It is nearly impossible to fully understand enterprise-strength IT challenges these days without some discussion of BYOPC and BYOD & Consumerization. While these terms are often used interchangeably, in reality BYOPC and BYOD are distinct in both scope and potential for long term success.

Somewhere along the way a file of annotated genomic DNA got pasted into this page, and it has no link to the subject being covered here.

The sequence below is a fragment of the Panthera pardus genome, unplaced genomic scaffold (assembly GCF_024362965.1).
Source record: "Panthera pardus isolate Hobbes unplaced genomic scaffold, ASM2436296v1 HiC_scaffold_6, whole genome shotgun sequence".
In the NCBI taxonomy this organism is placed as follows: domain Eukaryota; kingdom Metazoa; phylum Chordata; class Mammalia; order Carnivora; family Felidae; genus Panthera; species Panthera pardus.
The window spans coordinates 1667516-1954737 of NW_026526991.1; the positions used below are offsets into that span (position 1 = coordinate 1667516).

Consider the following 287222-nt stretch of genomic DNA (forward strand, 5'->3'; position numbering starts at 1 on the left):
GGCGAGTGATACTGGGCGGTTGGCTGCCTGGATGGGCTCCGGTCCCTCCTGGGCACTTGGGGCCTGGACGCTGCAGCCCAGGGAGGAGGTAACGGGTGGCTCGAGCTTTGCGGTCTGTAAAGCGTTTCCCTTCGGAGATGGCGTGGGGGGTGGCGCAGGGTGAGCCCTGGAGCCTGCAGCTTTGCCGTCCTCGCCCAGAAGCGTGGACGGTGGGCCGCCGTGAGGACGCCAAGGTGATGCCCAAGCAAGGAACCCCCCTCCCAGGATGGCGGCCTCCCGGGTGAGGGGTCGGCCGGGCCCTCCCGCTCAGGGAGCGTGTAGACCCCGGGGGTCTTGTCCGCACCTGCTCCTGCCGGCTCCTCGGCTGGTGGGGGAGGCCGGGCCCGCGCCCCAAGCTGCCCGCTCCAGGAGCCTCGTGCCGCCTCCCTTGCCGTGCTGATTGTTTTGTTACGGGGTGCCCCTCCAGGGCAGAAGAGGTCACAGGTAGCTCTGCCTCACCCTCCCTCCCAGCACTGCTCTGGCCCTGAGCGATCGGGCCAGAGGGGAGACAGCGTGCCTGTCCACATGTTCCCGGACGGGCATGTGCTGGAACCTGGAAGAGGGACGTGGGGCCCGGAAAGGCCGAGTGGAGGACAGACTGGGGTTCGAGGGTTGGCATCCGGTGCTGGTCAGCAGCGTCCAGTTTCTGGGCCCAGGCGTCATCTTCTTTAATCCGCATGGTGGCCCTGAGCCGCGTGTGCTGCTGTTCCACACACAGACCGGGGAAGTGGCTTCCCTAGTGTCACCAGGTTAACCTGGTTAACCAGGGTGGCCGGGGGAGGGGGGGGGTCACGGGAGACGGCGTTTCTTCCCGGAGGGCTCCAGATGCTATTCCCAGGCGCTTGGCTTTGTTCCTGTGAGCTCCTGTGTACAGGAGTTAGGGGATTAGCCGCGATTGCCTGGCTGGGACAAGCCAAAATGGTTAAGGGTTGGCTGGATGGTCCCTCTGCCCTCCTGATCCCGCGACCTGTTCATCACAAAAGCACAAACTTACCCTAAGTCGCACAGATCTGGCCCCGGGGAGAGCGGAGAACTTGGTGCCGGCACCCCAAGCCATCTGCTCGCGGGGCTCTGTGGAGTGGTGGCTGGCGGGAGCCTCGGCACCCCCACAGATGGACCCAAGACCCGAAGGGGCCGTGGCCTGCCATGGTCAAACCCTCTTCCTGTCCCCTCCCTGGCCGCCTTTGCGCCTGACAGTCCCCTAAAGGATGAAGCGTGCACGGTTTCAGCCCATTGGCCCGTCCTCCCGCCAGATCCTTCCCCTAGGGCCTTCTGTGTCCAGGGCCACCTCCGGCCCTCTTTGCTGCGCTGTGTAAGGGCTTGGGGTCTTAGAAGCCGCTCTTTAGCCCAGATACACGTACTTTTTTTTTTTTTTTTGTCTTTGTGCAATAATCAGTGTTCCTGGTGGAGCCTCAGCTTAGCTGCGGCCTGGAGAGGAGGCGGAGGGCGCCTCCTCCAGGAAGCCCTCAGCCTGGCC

August 2012 BYOD & CONSUMERIZATION: WHY THE CLOUD IS KEY TO A VIABLE IMPLEMENTATION It is nearly impossible to fully understand enterprise-strength IT challenges these days without some discussion of BYOPC and BYOD &< Consumerization. While these terms are often used interchangeably, in reality BYOPC and BYOD are distinct in both scope and potential for long term success. While most formal corporate attempts to leverage BYOPC have since been abandoned, the impact of BYOD 6x Consumerization is here to stay. Organizations looking to avoid excessive risk, high costs, and unhappy users must understand why BYOD 6x Consumerization is shaping IT policy where BYOPC failed. This paper was written to support two conclusions: ? BYOPC has failed due to two reasons: 1. ROI - given the current TCO for supporting PCs, unless a company is highly efficient in supporting new (mainly consumer) devices there will be a financial drain on their organization, resulting in a very negative ROI. 2. Missing the mark with users real needs. ? BYOD &< Consumerization is here to stay and quickly expanding in scope. Unless an organization can manage both effectively, their organization will be exposed to security breaches and cost challenges. Cloud computing will add significant value beyond the datacenter as the client's browser becomes the window to the cloud. =OR THOSE WHO DO. WHITE PAPER DEFINING BYOPC, AND BYOD &, CONSUMERIZATION Without a doubt, Bring Your Own Device (BYOD) 6x Consumerization top the list of potential challenges for every corporate IT shop, and recent studies1 prove this out: ? 75% of enterprises expect the share of employee-owned devices connecting to company networks to increase somewhat to significantly over the next two years ? 88% of IT leaders are seeing BYOD growth in their enterprise While the terms BYOPC, and BYOD important differences. Consumerization have often been used interchangeably, there are The Bring Your Own PC (BYOPC) approach to corporate IT was first discussed by Gartner at their 2008 IT Symposium, with organizations looking to control IT costs and improve user productivity by allowing employees to choose (and support) the PC of their choice. This would theoretically offload procurement and support costs to the user, generating huge IT savings. If an organization is slow to respond with a solution, the user simply implements their own. In reality, formal implementations of BYOPC were mostly unsuccessful. Since IT was still responsible for managing the device on the network and other security and compliance issues, the diversity of devices envisioned by BYOPC advocates actually drove TCO up. Additionally, users were also unhappy with the idea, since it did little to expand their access to key resources. Roughly two years later, BYOPC became BYOD as consumer-oriented smartphones, tablets and other devices flooded the market. The popularity of these devices and their applications created user expectations over connectivity to key corporate IT resources like email, calendar, and contacts. Organizations realized the potential productivity gains and looked for ways to respond. Early concerns around BYOPC included which devices to support, which resources to share, and how to support the program (formal vs. peer to peer). In reality, there have been few formal BYOPC implementations to date. A study conducted in 2011 by a major beverage distributor, seeking insight from other's efforts, could only find four companies with formal BYOPC programs.2 Two of the four could be dismissed as self-serving, since they were companies that sold BYOD-enabling solutions. As a trend, consumerization is about more than just hardware, and includes the rapid adoption of web-based technologies for collaboration, storage, and email applications. Spoiled by easy-to-use technology outside of the office, users are expecting corporate IT to provide similarly elegant tools. If an organization is slow to respond with a solution, the user simply implements their own. Unlike BYOPC, BYOD 6x Consumerization is not a formal program, but rather an attempt to give employees what they expect: seamless access to critical corporate resources, regardless of device or location. Moreover, the next phase of consumerization, Bring Your Own App (BYOA), expands upon this movement by expanding Consumerization beyond hardware. At a minimum, employees are looking for access to three key corporate resources: calendar, contacts, and e-mail. Users are demanding access to their corporate network resources from these consumer devices, generally when not at work, such as: ? Salesforce.com ? Microsoft Office, Lync and SharePoint ? SAP ? Internal HR/finance apps 1 BYOD and Visualization, Insights from the Cisco IBSG Horizons Study, May 2012 2 Consumerization of IT, April 2011 Fortune 50 company WHITE PAPER Additionally, employees are looking to connect to personal (traditionally non-approved) applications while at work, including social networks, cloud-based email, and instant messaging. Just like the consumerization of devices, the mass adoption of these tools makes their enterprise exposure inevitable.3 ? Social networks ? Cloud-based email ? Instant messaging Organizations that can find ways to securely and efficiently leverage consumerization can reduce costs and improve user satisfaction while maintaining policy and security control. Building the Best of Both Worlds for Users and Corporate IT While it is clear users want to access corporate networks and data using personal non-corporate devices, the same users want their company to continue issuing a standard PC and to continue supporting them in the manner they have traditionally enjoyed. In fact, when a Fortune 50 company surveyed over 2,000 of its employees, the majority reported wanting to continue using the corporate issued PC. BUT, they also wanted IT organization to support their ability to connect consumer devices to the corporate network or reach and run key corporate applications from their personal device. Top User Priorities4: ? 40% want access from any device, any location ? 38% want to conduct personal activities during work and work activities during personal time These attitudes represent the priorities of BYOD 6x Consumerization, not BYOPC. Corporate attempts to slow consumerization down have done little to change expectations, and the challenge actually grows more and more complex. While all BYOPC efforts to date have focused on replacing the corporate issued PC with a user selected PC, this still does not address the fact that users have more than one device they want to connect to their company's resources. According to Gartner, today's average user actually owns 2.8 devices - and that number will be 3.3 by 2014.5 When deciding whether or not to implement BYOPC, several factors can influence end users and technology decision makers both ways, either for or against: According to Gartner, today's average user actually owns 2.8 devices - and that number will be 3.3 by 2014. Long replacement cycle. The longer the corporation's replacement cycle, the more likely the user views a BYOPC program as a way to "get a newer PC." Stipend. A larger upfront payment more heavily influences the desire for BYOPC. When over 70% of the cost of a new PC is offered as a single payment upfront and every three years thereafter, the majority of users will favor a BYOPC program. "Sandboxing" personal data from corporate data. Many IT organizations today make users sign a consent agreement that the corporate IT organization has the right to wipe ALL data on the BYOD or Consumer device as part of allowing such. End users would prefer a solution that allows personal and corporate data to be properly segregated. IT support versus peer-to-peer support. While there is often a blend, it's at the expense of the user being able to purchase any device versus an approved list. This ambiguity can create frustration for the user and uncertainty for IT, especially if they don't have the tools to manage the new devices. 3 Forrester. The Personal Cloud: Transforming Personal Computing, Mobile, and Web Markets by Frank E 4 Consumerization of IT, April 2011 Fortune 50 company 5 BYOD and Virtualization, Insights from the Cisco IBSG Horizons Study, May 2012 WHITE PAPER For the IT organization, factors that influence them when they look to implement some flavor of BYOD, or consumerization, are primarily concerned with: ? Securing data (the number one concern by a wide margin) ? Implementing a Mobile Device Manager (MDM) application ? Limiting consumerization programs to smartphones and tablets The Potential Benefits If properly implemented, BYOD 6x Consumerization can add value to an organization in two important ways: ? Attracting and retaining talent The ongoing struggle between limiting users and showing support is part of any IT decision. More and more organizations believe that supporting BYOD 6x Consumerization is becoming a new employee recruitment necessity. Increasing productivity We all know the value of added productivity provided by our consumer devices in our personal life, and believe it carries over to the corporate world. While this is true, studies6 show that productivity varies according to type of worker and activity. For example, over three years, the direct value of consumerization varies with function.7 TYPE OF WORKER ACTIVITY VALUE Executive Collaboration $1,300 Field Sales Customer face time $700 Knowledge Worker Productivity $300 BYOPC AS NICHE, CONSUMERIZATION AS PERSISTENT MEGATREND While BYOPC adoption has been slow and uneven, BYOD 6x Consumerization continues to explode at a rapid pace. Even as the differences between BYOPC and BYOD 6x Consumerization might seem subtle, a closer look reveals some critically important distinctions that affect their success. BYOPC and TCO According to Gartner Group, over the last 15 years the Total Cost of Ownership (TCO) of a PC is generally around 15% Capex and 85% Opex, and the vast majority of that Opex cost is support. As a result, a BYOPC program saving 25% of the 15% Capex expense (or 3.75% of the total), could erase those savings if Opex rises even just a little (4.4%). If you look at the original Gartner Best Practices and Chart of Accounts for Client manageability6, supporting multiple platforms within an organization can drive increases in TCO by 5% to 15% due to expenses related to managing multiple images, configurations within those images, spare parts sets, and software licenses. Combined with other factors, these costs can make BYOPC significantly more expensive than a well or "best managed" organization that limits the number of OEM suppliers and the number of models within any one supplier. So, if Gartner's latest TCO estimates are accurate, the average TCO for a company in North America ranges from $5,867 to $3,413 annually.9 Compare that to the productivity gains listed above, and for all but the Executive employee there's little chance of generating significant ROI. More importantly, even if an organization can justify a BYOPC program, that does nothing to mitigate the need to support BYOD 6x Consumerization. Remember the average user owns 2.8 devices (headed towards 3.3) that they expect to connect those devices to key corporate resources. 6 BYOD and Visualization, Insights from the Cisco IBSG Horizons Study, May 2012 7 BYOD and Virtualization, Insights from the Cisco IBSG Horizons Study, May 2012 0 Gartner Research, Desktop Total Cost of Ownership: 2000 Update 0 Gartner Research, Desktop Total Cost of Ownership: 2000 Update WHITE PAPER ALTERNATIVE ARCHITECTURES: RESPONDING TO BYOD &, CONSUMERIZATION In the face of both BYOPC and BYOD 6x Consumerization, several potential solutions have emerged. While these ideas are sometimes well-suited to manage narrow use cases within BYOD 6x Consumerization, none of them can fully leverage the benefits of consumerization or BYOD while also providing necessary control over security and user experience. Mobile Device Managers While many organizations have used MDM solutions to provide access to calendar, email, contacts functionality, users expect full access to all corporate resources. ? Average share of IT spending devoted to mobility initiatives in 2014 is projected to reach 20%, up from 12% in 201010 ? MDM is simply unsuitable as a platform to make this move to mobility successful This narrow focus, in conjunction with the increasing number of users with consumer devices, will drive corporate customers to look for other solutions. VDI 8x Terminal Services Increased interest in both BYO PC and BYO D has also led to the rise of popular alternatives like Virtual Desktop Infrastructure (VDI). Since server virtualization has proven extremely successful, it was logical that corporate IT would begin looking to get similar benefits from virtualizing the desktop. Unfortunately VDI has been a bust. Even Brian Madden (see BrianMadden.com), one of its most consistent and enthusiastic proponents, has come to the same realization: I'm going to come right out and say it. I don't believe that the datacenter-based desktop, VDI or otherwise, will make sense for the masses anytime soon.11 Organizations implementing VDI solutions typically face the same challenges: Higher than expected Capex While vendors proclaim significant cost savings, the reality is quite different. Once all the related costs of VDI are considered - servers, storage, datacenter space, additional software licensing - and further considering that in a VDI world redundancy matters, Capex often exceeds a traditional desktop replacement by 40% to 100%. At financial institutions, the mainstay of the VDI install base, once the deployment is underway and the realization that costs are exceeding predictions, the focus quickly shifts to the security benefits of VDI and not the potential ROI. Marginal Opex savings While the TCO benefits of Server Based Computing (SBC) are appealing, and VDI is clearly the latest form, many customers already running a well-managed network will see little savings. A well-managed organization already uses tools like Microsoft's SCCM or LAN Desk or other systems management application that automates management of traditional clients like software patching, asset management, etc. According to Gartner, the Opex savings between a highly managed client and a Server Based Computing (SBC) architecture is roughly 8%.12 10 BYOD and Virtualization, Insights from the Cisco IBSG Horizons Study, May 2012 11 http://www.brianmadden.com/blogs/brianmadden/archive/2011/0 0/0 0/the-myth-of-desktop- 12 Gartner. Total Cost of Ownership Comparison of PCs With Server Based Computing, 2011 Update WHITE PAPER User dissatisfaction Moreover, TCO should never be the sole determinate of a solution's success. Users have come to expect a certain amount of performance or responsiveness from their desktop or notebook PC. A SBC implementation like VDI, heavily reliant upon the network, introduces latency and other performance-robbing results which put the real value of any savings in question. Terminal Services As new as VDI is, Terminal Services (TS) or thin clients have been around for a long time and are often the other SBC architecture considered when a corporation looks to address consumerization. TS have existed long enough for corporations to do their assessment, and every year it seems at least one projecting agency shows an expected growth in this technology is just around the corner. TS has definitely succeeded in limited-use cases like call centers and reservation desks over the years, the technology problems have been well-documented. While current TS programs are limited in scope, the potential of thin clients remains mixed but positive. As organizations race to meet user expectations while still enforcing policy and security, a consensus is slowly building that the best thin client is in fact the web browser itself. This realization has cleared the way for the one solution that satisfies the demands of BYOD 6x Consumerization for end users and IT shops alike: a move to the cloud. THE CLOUD IS COMING - FOLLOW THE APPS Consumerization has taught end users one thing: it's all about the apps. The future of computing lies in understanding how the idea of the almighty application is affected by the explosion of both devices (PCs, tablets, smartphones) and operating systems (Windows, Android, iOS). Generally speaking, today's applications fall into several categories: ? Traditional applications that run on a single device and OS (e.g. Microsoft Office) ? New applets that can be downloaded to smartphones and tablets via app stores like Android Marketplace ? Terminal Services apps (or thin client apps) that run remotely on a server and are displayed locally via a protocol ( RDP or ICA) ? Virtualized Applications are applications updated to remove dependency upon underlying OS and hardware like (Microsoft's App V) ? Cloud or Web applications (Salesforce.com) Applying the Power of the Cloud and Consumerization Several recent studies have asked senior IT level employees where their company's cloud efforts are heading. Nearly 50% of all respondents have stated they will be cloud-based companies by the end of 2014.13 In addition to the standard benefits of virtualization and distributed computing, the cloud also brings huge benefits to the application development and deployment process. The advantages of cloud applications are significant: ? Patch an application once and have every user receive the update at the same time ? Keep data inside the corporate firewall for safe protection ? Any device that runs a browser can run a cloud app ? Any app will run across any OS 6x any processor type fenoi/o. 13 BYOD and Virtualization, Insights from the Cisco IBSG Horizons Study, May 2012 Nearly 50% of all respondents have stated they will be cloud-based companies by the end of 2014. WHITE PAPER With all these benefits, it's easy to understand the interest in web and cloud based applications being offered by many software as a service (SaaS) vendors. The next step forward will be for more organizations to embrace in-house development of cloud applications. Since cloud applications run in a browser, they are hardware and OS independent. This is one of the key reasons the cloud is driving consumerization. While traditional platforms cannot manage user and resource access across a myriad of consumer and enterprise devices, the cloud was built for exactly such a task. THE SECURE CLOUD ACCESS (SCA) SOLUTION Lenovo recognized the emerging trends of BYOD 6x Consumerization early and began developing solutions to meet these challenges. In addition to BYOD 6x Consumerization, two other customer use cases were not adequately addressed by the other SBC solutions. Examples include: ? Employees working from home with their own PC ? Temporary or contract employees needing access to the company's resources with the IT organization reticent to grant access inside their firewall and unwilling to provide a company PC All of these needs led Lenovo to look beyond the delivery of data-center content (laaS/SaaS/PaaS), which is where most organizations were implementing or experimenting with the cloud. Lenovo chose a unique focus, built around the importance of the client to any cloud solution. How could the client become the agent for delivering critical elements like a corporate software image, shared files, and other resources through web or cloud technology? Secure Cloud Access (SCA) was the solution: A contextually aware framework that could deliver any corporation's corporate image and user's data to any device that runs a browser. Since all consumer devices run a browser, this methodology could resolve the needs of consumerization. The client was the key to enforcing strong security regardless of device. SCA vs. VDI It might be easy to assume that a corporate image delivered through a browser and VDI is virtually the same thing. However, the difference is simple and significant. We have come to believe that the OS and the Graphical User Interface (GUI) users see are one and the same. When considering traditional computers and VDI, this is correct - they are one and the same. Here is where SCA becomes different: it separates the GUI from the OS - meaning the user now sees the image GUI through the browser without the constraints of the OS. This gives consumerization the opportunity to function agnostically and simply use the browser as the form of access. While SCA's separation of the GUI was a critical first step, two additional strategies were required to deliver a better user experience in the face of consumerization. The first is to recognize various attributes about the user and the user's connection like user ID, user location, user device, time of day, etc. This "context awareness" provides a great deal of data that IT can use to configure SCA to intelligently manage user access. The second step is taking advantage of this intelligence. Remember, if you know the user has an iOS device, you already know flash based services won't be rendered on the device and likely will be a very poor experience if done via VDI in the data center. Now that you have intelligence about the user and their role plus which device they are using, IT can selectively provision resources based on that information. WHITE PAPER This is especially important for all those legacy thick applications that, with the move to Windows 7, were in the corporate image, virtualized, and published in the data center. Now, with SCA and intelligence, IT can program the solution to order the delivery that allows for the best experience and lowest cost while maintaining security policy. Client Intelligence in Action Inside SCA, a typical client/application interaction looks like this: 1 Client checks for application locally on device. 2 If application is there, and it's the corporate app, that indicates a managed device with corporate security policies intact and access is granted. 3 If the app isn't present, and the user has the right type of device, connection and security, they would be given access to a virtual app - the second most ideal choice. 4 Finally, the published app is used as the last choice. The high cost and worst experience make it the least ideal choice. 5 Finally, if all intelligence indicates a bad experience or unacceptable security, the app may not be shown at all, which is obviously the least ideal choice. This model enables consumerization without interfering with how IT manages security and provisions access. It also ensures an optimized end user experience, especially for users connecting from outside the Windows platform. The Time is Now As the device choices become more varied, powerful, and user defined, IT will need an answer for consumerization. Creating "an app for that" may be too expensive, VDI becomes a zero ROI game as experience suffers, and waiting for web-delivered applications may take a long time. Having technology that guarantees the best possible experience for all users and all devices is the ideal solution, now and for at least the very near future. As the device choices become more varied, powerful, and user defined, IT will need an answer for consumerization. CLOUD FIRST STEPS The cloud and SCA can be easily integrated into any corporation's image strategy - it does not have to be rip and replace. SCA can seamlessly deliver a variety of application types, from a variety of sources, to any end user regardless of location or device. SCA provides the flexibility to utilize work already completed by other projects. Many corporations, for example, virtualized as many applications as possible as part of their migration to Windows 7. A virtualized app is an easy app for SCA to deliver. With Intelligence, the app can be delivered locally off the image, virtually to the image, or in an SBC model. Finally, the application may not be shared at all if intelligence shows that the user and their device will not provide a good experience experience or may be a nightmare to deliver in terms of cost and user/help desk frustration. WHITE PAPER The first step is to determine what applications would be appropriate to be delivered in a consumerization program. Here is a list of apps that one Global Manufacturing customer elected to use. The 1 and 2 show when they would deliver the app and the X is where they decided not to deliver the app at all. In the final analysis, just because you can deliver an app doesn't mean you always should, and security, user experience, and cost must always be considered. Corporate I Managed Thin Home BYOD Home BYOD Managed PC (Any Terminal) Win M Knowledge ?Ml Knowledge mm Knowledge Task User Knowledge Task User Word, Excel, PowerPoint Local N/A 1 i x X 2 x X X X X X X Word, Excel, PowerPoint Terminal Server Yes x x 1 1 1 1 1 1 1 1 1 1 Word, Excel, PowerPoint ZOHO Yes x X x X x x x x 2 2 2 2 Share Point Data Center Yes 1 1 1 1 1 1 1 1 1 1 JD EDWARDS (Internal) Data Center No x X x x x x X X X X JD EDWARDS (Internal) Terminal Server No 1 1 JD EDWARDS (External User) Terminal Server Nc 1 1 1 1 1 1 X X X X JD EDWARDS (External User) Data Center Nc Outlook Client Local Yes x X x x x x X X X X Outlook Web Application (OWA) Data Center Nc 1 1 1 1 1 1 X X X X Outlook Web Application (OWA) Terminal Server Nc 1 1 x x x x X X X X Common Storage Data Center Yes 1 1 X x X X X X X X File System Local Share Local Yes X X X X X X X X X X Fed Ex Internet No X X X X X X X X X X Fed Ex Local No X X X X X X X X X X AutoCAD Local Yes X X X X X X X X X X Cognos Data Center No X X X X X X X X X X Cognos Local No X X X X X X X X X X Cognos (excel add-on) Local No X X X X X X X X X X Hyperion Data Center Nc X X X X X X X X X X Hyperion (excel add-on) Local Nc X X X X X X X X X X SOURCE: Gartner - Checklist for Determining Enterprise Readiness to Support Employee-Owned Devices. IB June 2012 Once the cloud desktop(s) are defined, it's a matter of creating links, standing up the servers, and configuring them according to policy. It's about that easy, and for most or three day effort. All that's left is to notify users and you're off. SCA Relay and Gateway corporations it's a two WHITE PAPER SUMMARY The demands on corporate IT have changed considerably over the last few years. The growth of new user devices, mainly smartphones and tablets, has created the challenges of both BYOD 6x Consumerization. In addition, renewed interest in Server Based Computing (SBC) has increased with the release of Virtual Desktop Infrastructure (VDI). With any new technologies or trends, it takes time for a consensus to emerge. Nonetheless, it is apparent to the author that two conclusions can be reached today: 1 VDI will not become a wide spread computing architecture for client computing. The lack of adoption is driven by fundamental barriers of cost, user dissatisfaction and scale. However, interest in VDI will continue but be limited to niche areas like financial trading floors, call centers, hospitals and programming. 2 BYOPC as a formal program will be limited given user preferences and a lack of an obvious (ROI). Users still want a company issued and supported PC. BYOD &< Consumerization is here to stay and should be embraced and endorsed as a way to drive increased productivity and user satisfaction, including home/work balance. Consumerization is a way of thinking these days as users have grown more sophisticated and technologies, like cloud technologies, have grown more diverse and robust. Lenovo's belief is the cloud - at the client level - will be the enabling technology that can make consumerization a reality without overtaxing corporate IT, driving up existing TCO, or limiting user choice. Moreover, it will do all of this without sacrificing adequate security. The easiest way for a corporation to validate this paper's conclusion is to set up a pilot in support of a BYOD &< Consumerization initiative. SCA is an easy architecture to stand-up and it takes advantage of existing resources like web apps, published apps, virtualized app or even local apps. It doesn't require special ports to be opened and policy can be inherited from the user's Active Directory rights. SCA represents the future of the cloud, and thus the future of computing, made very simple. About the author: RICHARD (Rich) W. CHESTON Chief Technical Architect, Distinguished Engineer Master Inventor, Lenovo Rich Cheston is Lenovo Chief Technical Architect for Software 6x Peripherals. Past innovations include the creation of the now universal Wake on LAN standard and groundbreaking work on Gartner's original Total Cost of Ownership (TCO) model. Rich is now responsible for Lenovo's Cloud strategy, guiding technical development and working with our corporate customers all over the world to develop transformational cloud solutions. #o#ioi/o THOSE ? 1 WHO| do]